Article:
A native who did not return

Upham is a small village in the south of England. The church of Blessed Mary is on a hilltop. We set out one late afternoon to visit the church. Our hostess, Gaye, pointed out distinct landmarks like Fishers Pond, Alma Inn and the post office before she pulled up in front of the church.

“Let me show you the churchyard before it turns dark,” she said. Gray’s famous elegy came alive as we entered that still place with its tall trees and white tombstones. I walked around, reading the names of unknown people, until I saw the inscription,
“Seetharam Sarma, Kunchavaram, India” 1923–2000

Here was one native who never returned to the land of his birth. What had lured him from his village in Andhra to live and die in an alien ambience? Did the land of his forefathers never beckon to him to come back? We will never know.

I met Ram for the first time in 1993. At the office of ‘The Times’ in London. “Newspapers are good to wrap fish and chips!” he laughed. I knew I would like him. We went to see the Tower of London. Ram settled down on a bench and told me: “You go and see that house of horrors where kings beheaded their wives and murdered their children. I will wait here.”

He added for good measure: The British not only have a gory history. They seem proud of it and want to sell it too!” “The crown jewels?” I asked. “Stolen from India, no doubt,” came the swift answer. Ram was a fierce nationalist. As a student of Loyola College in Madras, he distributed incendiary pamphlets against British rule. Fr Jerome D’Souza warned him.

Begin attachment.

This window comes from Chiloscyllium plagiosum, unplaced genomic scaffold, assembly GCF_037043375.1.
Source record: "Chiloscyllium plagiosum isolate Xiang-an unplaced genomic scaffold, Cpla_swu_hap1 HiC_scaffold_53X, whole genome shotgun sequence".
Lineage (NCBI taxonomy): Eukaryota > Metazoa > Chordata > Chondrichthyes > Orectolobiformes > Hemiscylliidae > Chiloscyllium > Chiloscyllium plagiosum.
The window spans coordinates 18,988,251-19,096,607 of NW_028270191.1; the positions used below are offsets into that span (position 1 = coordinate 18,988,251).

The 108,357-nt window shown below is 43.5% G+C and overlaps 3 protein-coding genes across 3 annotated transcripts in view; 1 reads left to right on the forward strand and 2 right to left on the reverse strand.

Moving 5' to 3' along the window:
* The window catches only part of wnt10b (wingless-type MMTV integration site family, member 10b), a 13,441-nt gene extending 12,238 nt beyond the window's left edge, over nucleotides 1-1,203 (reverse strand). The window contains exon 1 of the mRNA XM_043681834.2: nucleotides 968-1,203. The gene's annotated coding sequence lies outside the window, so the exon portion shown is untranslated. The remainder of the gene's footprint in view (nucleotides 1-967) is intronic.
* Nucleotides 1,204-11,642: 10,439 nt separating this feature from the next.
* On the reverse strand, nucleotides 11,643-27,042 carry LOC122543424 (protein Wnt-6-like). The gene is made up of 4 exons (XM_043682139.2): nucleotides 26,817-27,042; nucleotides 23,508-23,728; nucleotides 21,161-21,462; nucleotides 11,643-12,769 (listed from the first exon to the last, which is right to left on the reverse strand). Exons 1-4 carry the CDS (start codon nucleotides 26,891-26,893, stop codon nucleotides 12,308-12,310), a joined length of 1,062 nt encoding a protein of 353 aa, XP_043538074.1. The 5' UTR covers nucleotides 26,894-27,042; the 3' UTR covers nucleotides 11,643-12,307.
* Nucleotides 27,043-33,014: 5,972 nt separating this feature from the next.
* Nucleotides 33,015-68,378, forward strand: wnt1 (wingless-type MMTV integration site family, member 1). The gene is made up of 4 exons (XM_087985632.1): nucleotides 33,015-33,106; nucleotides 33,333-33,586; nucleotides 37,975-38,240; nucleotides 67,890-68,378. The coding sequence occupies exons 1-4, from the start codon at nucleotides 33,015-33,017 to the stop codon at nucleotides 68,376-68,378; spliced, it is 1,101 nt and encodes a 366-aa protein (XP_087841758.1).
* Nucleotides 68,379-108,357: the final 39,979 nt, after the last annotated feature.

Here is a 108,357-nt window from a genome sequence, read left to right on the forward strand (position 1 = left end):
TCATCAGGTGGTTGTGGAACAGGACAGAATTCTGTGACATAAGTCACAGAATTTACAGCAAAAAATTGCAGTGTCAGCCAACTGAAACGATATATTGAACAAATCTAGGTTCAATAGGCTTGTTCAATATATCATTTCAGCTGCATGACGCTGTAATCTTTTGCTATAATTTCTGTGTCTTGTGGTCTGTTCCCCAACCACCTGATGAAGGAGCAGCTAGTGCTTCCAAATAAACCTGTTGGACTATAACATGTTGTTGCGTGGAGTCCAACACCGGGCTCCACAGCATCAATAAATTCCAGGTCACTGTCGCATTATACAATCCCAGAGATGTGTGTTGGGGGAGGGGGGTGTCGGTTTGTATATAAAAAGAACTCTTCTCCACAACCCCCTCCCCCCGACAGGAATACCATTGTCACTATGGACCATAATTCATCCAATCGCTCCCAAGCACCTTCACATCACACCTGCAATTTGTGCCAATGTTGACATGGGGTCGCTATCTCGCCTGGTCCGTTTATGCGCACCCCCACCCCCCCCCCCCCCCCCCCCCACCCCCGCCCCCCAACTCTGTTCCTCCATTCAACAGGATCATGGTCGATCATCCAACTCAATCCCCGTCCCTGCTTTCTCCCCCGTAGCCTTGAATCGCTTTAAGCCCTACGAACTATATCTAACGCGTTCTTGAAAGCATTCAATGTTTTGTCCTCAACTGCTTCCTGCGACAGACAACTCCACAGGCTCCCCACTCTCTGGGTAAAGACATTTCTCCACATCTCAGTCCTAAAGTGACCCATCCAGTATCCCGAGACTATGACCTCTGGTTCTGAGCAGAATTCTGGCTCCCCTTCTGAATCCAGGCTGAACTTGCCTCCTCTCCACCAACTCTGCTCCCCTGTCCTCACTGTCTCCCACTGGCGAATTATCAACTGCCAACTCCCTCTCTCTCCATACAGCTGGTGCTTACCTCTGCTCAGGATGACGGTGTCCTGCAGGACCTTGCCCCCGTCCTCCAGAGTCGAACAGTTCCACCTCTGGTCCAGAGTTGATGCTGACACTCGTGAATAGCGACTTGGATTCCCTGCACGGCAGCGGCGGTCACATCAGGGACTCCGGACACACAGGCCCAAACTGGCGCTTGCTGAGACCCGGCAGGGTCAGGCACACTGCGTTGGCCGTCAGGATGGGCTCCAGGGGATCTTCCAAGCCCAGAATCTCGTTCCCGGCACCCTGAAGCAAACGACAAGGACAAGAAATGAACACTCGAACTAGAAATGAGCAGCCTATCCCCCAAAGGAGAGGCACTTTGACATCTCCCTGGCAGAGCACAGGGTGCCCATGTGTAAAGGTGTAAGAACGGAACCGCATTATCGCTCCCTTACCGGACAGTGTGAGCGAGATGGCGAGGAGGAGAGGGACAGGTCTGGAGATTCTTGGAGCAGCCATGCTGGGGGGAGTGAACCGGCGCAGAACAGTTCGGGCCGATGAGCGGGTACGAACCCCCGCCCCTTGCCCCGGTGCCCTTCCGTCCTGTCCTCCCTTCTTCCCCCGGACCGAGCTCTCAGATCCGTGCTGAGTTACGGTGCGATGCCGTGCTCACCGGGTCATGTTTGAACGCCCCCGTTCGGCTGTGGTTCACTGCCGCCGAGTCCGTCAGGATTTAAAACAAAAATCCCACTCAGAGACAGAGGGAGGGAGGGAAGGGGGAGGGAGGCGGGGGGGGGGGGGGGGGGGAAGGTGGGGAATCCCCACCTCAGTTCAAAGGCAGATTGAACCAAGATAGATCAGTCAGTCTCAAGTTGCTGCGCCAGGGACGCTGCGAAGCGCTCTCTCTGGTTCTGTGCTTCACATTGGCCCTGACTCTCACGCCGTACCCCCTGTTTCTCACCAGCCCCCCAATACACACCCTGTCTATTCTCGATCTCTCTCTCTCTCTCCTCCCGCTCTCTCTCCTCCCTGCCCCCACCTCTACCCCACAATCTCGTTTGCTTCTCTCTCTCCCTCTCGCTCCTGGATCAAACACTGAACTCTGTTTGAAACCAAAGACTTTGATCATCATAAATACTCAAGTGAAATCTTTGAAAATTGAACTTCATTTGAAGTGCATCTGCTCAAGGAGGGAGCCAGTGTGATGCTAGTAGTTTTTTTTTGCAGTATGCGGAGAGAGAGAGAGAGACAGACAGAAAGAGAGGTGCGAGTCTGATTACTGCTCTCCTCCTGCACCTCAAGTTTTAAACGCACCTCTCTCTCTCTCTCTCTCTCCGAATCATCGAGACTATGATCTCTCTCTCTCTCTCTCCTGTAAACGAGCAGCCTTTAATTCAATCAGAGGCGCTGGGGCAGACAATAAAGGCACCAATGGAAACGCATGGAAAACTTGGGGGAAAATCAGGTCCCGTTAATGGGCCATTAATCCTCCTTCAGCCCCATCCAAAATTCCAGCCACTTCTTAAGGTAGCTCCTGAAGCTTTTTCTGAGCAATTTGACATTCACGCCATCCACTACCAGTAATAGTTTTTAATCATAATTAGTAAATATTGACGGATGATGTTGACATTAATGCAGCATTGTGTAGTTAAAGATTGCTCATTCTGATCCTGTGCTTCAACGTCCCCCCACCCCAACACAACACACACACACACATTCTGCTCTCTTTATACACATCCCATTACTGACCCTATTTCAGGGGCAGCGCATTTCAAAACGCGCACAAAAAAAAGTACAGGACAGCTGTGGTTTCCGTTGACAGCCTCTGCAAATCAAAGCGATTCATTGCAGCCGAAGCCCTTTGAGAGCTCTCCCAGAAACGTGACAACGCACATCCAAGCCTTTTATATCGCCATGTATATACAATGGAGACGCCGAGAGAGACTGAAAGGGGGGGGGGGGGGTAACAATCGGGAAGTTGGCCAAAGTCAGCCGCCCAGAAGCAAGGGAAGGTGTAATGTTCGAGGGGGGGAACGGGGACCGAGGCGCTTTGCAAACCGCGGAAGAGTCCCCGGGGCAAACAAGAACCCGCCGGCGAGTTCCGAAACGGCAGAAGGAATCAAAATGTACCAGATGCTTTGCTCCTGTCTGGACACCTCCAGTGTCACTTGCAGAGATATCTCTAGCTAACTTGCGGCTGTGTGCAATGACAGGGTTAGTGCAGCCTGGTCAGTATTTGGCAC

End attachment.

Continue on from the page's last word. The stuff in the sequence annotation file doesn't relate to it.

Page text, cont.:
When he joined the Quit India movement, he was expelled. Packed off to his village, he distributed pamplets on the great freedom struggle to his fellow passengers on the train, which finally landed him in jail. Srangely, it was an Englishman who invited him to apprentice in his factory in England. Ram accepted the offer and never returned to the country for which he was ready to die.

I met him again in 1996 in a retirement home, fighting a deadly form of cancer. He remembered how his grandfather, a Sanskrit pundit, sang ‘harikathas’ on the banks of the  river. He reminisced about the agraharam of his ancestors, where men toiled in the rice fields while the women gathered to pickle mangoes every summer. The idyllic life of an Indian village unfolded itself as he described his ancestral home, his extended family and their simple lives in such poignant detail.

I realised then that Ram had never left India. His body may be lying in some remote country churchyard in England. But, until the end, his heart was in that far off agraharam in Kunchavaram where the Krishna river flows quietly among green paddy fields.

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